For one of my final projects this semester, I’m working on something that’s loosely based off of the traveling salesman problem (TSP) and the P vs NP question, the latter of which is arguably the most famous open problem in all of computer science. Whoever proves that P = NP, P =/= NP, or that the problem cannot be proved/solved for whatever reason, gets a \$1,000,000 prize from the Clay Mathematics Institute.

As part of my pre-project research, I’ve had the chance to look at a few papers about the TSP and the P vs NP question. Some papers have been great to skim, if only to gather insights about the TSP’s integer programming formulation, but others (typically those that claim to solve P vs NP) are clearly mockeries. In this post, I’d like to discuss the ways one can quickly tell that papers claiming to solve this question — or in fact, any other famous open problem — are bogus. Let’s do this under the assumption that you’re looking at a pre-print of the paper before it has been reviewed by a preeminent conference or journal.

For reference and amusement, here’s a page that lists (as of this writing) one hundred and five papers/proofs that (mostly) claim to solve this question. The author of this page states that only one of these papers has appeared in a peer-reviewed journal. And of course, it doesn’t solve the problem:

Note: The following paragraphs list many papers that try to contribute to the P-versus-NP question. Among all these papers, there is only a single paper that has appeared in a peer-reviewed journal, that has thoroughly been verified by the experts in the area, and whose correctness is accepted by the general research community: The paper by Mihalis Yannakakis. (And this paper does not settle the P-versus-NP question, but “just” shows that a certain approach to settling this question will never work out.)

Before we begin, let me just start with a disclaimer. Yes … this problem may be solved throughout my lifetime. So the title of this blog post may be changed to “How to Quickly Tell That All but One P = NP or  P =/= NP Papers are Bogus” … but for now it is safe, as the Clay Mathematics Institute has yet to recognize a solution. Furthermore, by definition, if P = NP, then the papers claiming that P =/= NP are erroneous, and vice versa. So, under the assumption that (for whatever reason) you’re skimming a paper claiming to solve the P vs NP question (or another famous open problem), what are three quick signs that the paper is not worth reading?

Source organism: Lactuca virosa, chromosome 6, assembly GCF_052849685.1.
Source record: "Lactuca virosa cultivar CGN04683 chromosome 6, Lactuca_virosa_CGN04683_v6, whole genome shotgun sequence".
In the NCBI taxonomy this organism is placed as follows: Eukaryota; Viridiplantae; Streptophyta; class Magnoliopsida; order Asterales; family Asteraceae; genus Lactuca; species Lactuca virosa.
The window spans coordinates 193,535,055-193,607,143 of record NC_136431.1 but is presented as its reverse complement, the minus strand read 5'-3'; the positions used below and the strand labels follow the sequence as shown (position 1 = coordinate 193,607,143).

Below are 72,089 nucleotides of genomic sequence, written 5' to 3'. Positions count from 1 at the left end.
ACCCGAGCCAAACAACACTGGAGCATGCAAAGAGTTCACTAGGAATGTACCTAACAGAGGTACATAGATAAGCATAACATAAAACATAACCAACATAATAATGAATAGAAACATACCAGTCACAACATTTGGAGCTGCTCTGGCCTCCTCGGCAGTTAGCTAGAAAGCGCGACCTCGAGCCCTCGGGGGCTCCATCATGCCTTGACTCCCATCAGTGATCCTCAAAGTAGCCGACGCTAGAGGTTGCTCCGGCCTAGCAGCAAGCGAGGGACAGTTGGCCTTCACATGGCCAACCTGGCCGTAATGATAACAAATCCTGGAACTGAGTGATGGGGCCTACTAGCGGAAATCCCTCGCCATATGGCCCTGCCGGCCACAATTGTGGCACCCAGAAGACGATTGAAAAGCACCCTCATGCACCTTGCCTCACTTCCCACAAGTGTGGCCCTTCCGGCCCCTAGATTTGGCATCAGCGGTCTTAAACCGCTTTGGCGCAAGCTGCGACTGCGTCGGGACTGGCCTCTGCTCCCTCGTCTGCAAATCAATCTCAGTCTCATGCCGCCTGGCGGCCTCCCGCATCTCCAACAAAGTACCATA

Reason #1: The author isn’t a top theoretical computer scientist (or, if there is more than one author, then none are top theoretical computer scientists) The logic is pretty simple. The top theoretical computer scientists are more likely to be at the forefront of the P vs NP question. Thus, they will know the relevant background work, understand why previous approaches failed, and may have ideas or new techniques to bring to the field. If you don’t know the name of an author, then a good proxy is the prestige of the university he or she resides. Again, the logic is simple: ranking of universities correlates with quality of professors.

But … an unknown mathematician made the biggest academic result in all of science, technology, engineering, and mathematics in 2013. I’m referring to when Yitang Zhang made groundbreaking progress on the Twin Primes Conjecture. (If I was writing this post last year, I’d be talking about the Higgs Boson result in 2012, which was from several established scientists. But I find Zhang’s case to be more interesting to discuss, as some may consider it as a counterexample to Reason #1.) On the other hand, Zhang’s paper, which is available on the Internet somewhere, satisfies my two other reasons.

Reason #2: The paper isn’t written using LaTeX. Oh yes … LaTeX is awesome. And it’s a shame that some people who write up these proofs do not even take the time to make their papers look nice. All top computer scientists will use LaTeX for their papers, and about 99% of the non-top ones will. Yet some of the papers I saw on that linked page were clearly written using a different (and inferior) word processor.

The use of LaTeX is important to give the impression that one is serious about his or her work by presenting it cleanly to readers. But there’s another easily-identifiable characteristic of bogus papers that can make it clear that the paper isn’t worth reading. That is …

Reason #3: The paper is short. This can vary from discipline to discipline, and whether the paper was written using LaTeX or not (with non-LaTeX papers tending to take up more pages due to poor formatting/spacing). I would suggest that any paper that is shorter than the equivalent of about 40 doublespaced, 12-pt font, normal-margin pages cannot contain enough information to really resolve the P vs NP question. For that kind of paper, the authors would almost certainly need a full section of more than 10 pages just to discuss the background work. Then it’s another 20 or more pages to discuss the new techniques or ideas the paper brings to the field. Then it’s 20 more to set up the lemmas to prove it. Then 20 more to prove the theorem. Then 20 more to show why common counter-arguments are false. And so on.

Only one of the papers I checked on that P vs NP page were long enough to my liking. I didn’t have the time to see all of them, so maybe I am missing a few others. It is worth noting that Zhang’s paper was around 50 pages.